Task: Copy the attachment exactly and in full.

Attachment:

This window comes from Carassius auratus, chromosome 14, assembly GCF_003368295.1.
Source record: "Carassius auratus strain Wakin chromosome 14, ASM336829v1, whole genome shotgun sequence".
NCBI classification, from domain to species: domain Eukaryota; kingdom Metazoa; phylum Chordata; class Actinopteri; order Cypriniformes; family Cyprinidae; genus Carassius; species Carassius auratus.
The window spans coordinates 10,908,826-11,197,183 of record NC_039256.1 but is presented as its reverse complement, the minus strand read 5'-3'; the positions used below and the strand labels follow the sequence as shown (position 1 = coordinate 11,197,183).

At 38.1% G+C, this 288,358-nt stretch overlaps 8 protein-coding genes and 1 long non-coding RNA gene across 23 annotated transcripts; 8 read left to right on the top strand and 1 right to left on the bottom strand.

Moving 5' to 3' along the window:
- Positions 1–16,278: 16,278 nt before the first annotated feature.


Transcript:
This window comes from Carassius auratus, chromosome 14, assembly GCF_003368295.1.
Source record: "Carassius auratus strain Wakin chromosome 14, ASM336829v1, whole genome shotgun sequence".
NCBI classification, from domain to species: domain Eukaryota; kingdom Metazoa; phylum Chordata; class Actinopteri; order Cypriniformes; family Cyprinidae; genus Carassius; species Carassius auratus.
The window spans coordinates 10,908,826-11,197,183 of record NC_039256.1 but is presented as its reverse complement, the minus strand read 5'-3'; the positions used below and the strand labels follow the sequence as shown (position 1 = coordinate 11,197,183).

At 38.1% G+C, this 288,358-nt stretch overlaps 8 protein-coding genes and 1 long non-coding RNA gene across 23 annotated transcripts; 8 read left to right on the top strand and 1 right to left on the bottom strand.

Moving 5' to 3' along the window:
- Positions 1–16,278: 16,278 nt before the first annotated feature.